LONDON (Reuters) – An international coalition set up to prepare for future infectious disease threats set out what it called its “moonshot” plan on Wednesday to ensure new vaccines against emerging disease epidemics are developed within 100 days.
Launching a $3.5 billion five-year strategy to tackle future pandemic risks, the Coalition for Epidemic Preparedness Innovations (CEPI) said more needs to be done urgently to mitigate the threat posed by new COVID-19 variants, and to prepare for new infectious diseases.
Compressing vaccine development timelines to 100 days would make them around a third as long as it took the world to develop the first COVID-19 vaccines, CEPI said in a statement.
It called on governments, global health organisations and other partners to back what it said was a “critical investment in global health security” and to take advantage of “the revolution in vaccinology that has been catalysed by COVID-19”.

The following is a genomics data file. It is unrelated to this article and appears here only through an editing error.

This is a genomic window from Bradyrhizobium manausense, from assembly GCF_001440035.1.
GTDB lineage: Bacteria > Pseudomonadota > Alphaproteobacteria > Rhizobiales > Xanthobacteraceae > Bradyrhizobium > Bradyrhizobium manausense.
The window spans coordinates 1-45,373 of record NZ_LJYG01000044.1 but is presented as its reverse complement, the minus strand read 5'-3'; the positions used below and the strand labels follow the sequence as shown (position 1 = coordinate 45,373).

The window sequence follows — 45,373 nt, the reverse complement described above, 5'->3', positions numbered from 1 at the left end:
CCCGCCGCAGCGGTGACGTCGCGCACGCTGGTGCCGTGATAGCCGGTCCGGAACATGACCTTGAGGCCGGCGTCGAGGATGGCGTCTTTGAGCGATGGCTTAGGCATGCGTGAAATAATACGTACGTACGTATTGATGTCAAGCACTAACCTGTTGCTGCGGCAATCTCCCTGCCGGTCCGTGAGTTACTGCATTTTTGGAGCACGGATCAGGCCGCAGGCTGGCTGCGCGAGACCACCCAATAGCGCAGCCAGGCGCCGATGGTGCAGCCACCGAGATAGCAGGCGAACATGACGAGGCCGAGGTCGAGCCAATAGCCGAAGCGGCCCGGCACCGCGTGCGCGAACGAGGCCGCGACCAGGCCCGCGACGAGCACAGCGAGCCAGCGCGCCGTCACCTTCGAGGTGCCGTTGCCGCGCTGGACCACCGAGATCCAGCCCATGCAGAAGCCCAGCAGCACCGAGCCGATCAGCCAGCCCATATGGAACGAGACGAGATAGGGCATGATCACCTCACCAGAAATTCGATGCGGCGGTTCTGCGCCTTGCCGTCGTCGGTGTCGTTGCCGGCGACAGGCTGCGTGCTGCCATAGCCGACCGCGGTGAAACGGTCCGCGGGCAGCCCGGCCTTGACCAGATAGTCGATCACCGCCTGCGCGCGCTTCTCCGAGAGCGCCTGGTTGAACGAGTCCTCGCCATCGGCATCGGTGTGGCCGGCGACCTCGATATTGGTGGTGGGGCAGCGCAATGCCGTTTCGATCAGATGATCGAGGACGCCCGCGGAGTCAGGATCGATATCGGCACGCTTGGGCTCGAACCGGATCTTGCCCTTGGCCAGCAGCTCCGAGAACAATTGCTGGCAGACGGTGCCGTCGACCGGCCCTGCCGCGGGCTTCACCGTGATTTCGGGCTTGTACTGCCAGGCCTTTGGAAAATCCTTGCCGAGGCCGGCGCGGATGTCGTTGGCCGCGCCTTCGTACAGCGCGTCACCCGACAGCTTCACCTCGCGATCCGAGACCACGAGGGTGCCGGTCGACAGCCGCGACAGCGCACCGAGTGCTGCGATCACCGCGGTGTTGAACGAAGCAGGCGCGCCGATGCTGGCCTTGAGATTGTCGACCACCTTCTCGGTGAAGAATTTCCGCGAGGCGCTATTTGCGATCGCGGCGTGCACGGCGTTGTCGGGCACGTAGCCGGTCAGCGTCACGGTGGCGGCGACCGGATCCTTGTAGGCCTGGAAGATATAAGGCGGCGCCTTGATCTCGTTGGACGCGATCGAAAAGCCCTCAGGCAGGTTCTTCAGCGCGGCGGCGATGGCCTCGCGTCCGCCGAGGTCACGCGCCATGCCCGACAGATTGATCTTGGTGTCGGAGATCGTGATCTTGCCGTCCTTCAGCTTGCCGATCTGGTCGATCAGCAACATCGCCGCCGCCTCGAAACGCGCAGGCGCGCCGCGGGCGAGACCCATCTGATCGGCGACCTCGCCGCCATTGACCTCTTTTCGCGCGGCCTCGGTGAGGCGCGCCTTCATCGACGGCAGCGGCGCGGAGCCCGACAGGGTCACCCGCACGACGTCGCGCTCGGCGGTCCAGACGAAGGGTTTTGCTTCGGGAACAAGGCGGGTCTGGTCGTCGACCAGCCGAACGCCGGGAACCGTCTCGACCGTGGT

“We now have the tools to dramatically reduce or eliminate the risk of future epidemics and pandemics,” CEPI’s chief executive Richard Hatchett said. “We must invest now in the vaccines and biologic countermeasures that we need, while linking these investments with commitments to equitable access.”
CEPI, which was created in 2017 with initial donor funding from Germany, Japan and Norway and from the Bill & Melinda Gates Foundation and the Wellcome Trust global health charity, has played a key role in funding early development of a range of candidate vaccines against COVID-19.
Its plan for 2022-2026 is now focused on honing and adjusting vaccines for use against the SARS-CoV-2 and other coronaviruses, as well as preparing for as yet unknown emerging disease threats.
To be able to squeeze vaccine development timelines down to 100 days, CEPI said, researchers and drug developers would need to exploit the capabilities of so-called rapid response platform technologies, such as the mRNA approach used in COVID-19 shots developed by Pfizer-BioNtech and Moderna for example.
It would also involve working with global drugs regulators to streamline the requirements needed for vaccines to be approved, and linking-up manufacturing facilities to enable rapid production of pandemic vaccines, CEPI said.
(Editing by Angus MacSwan)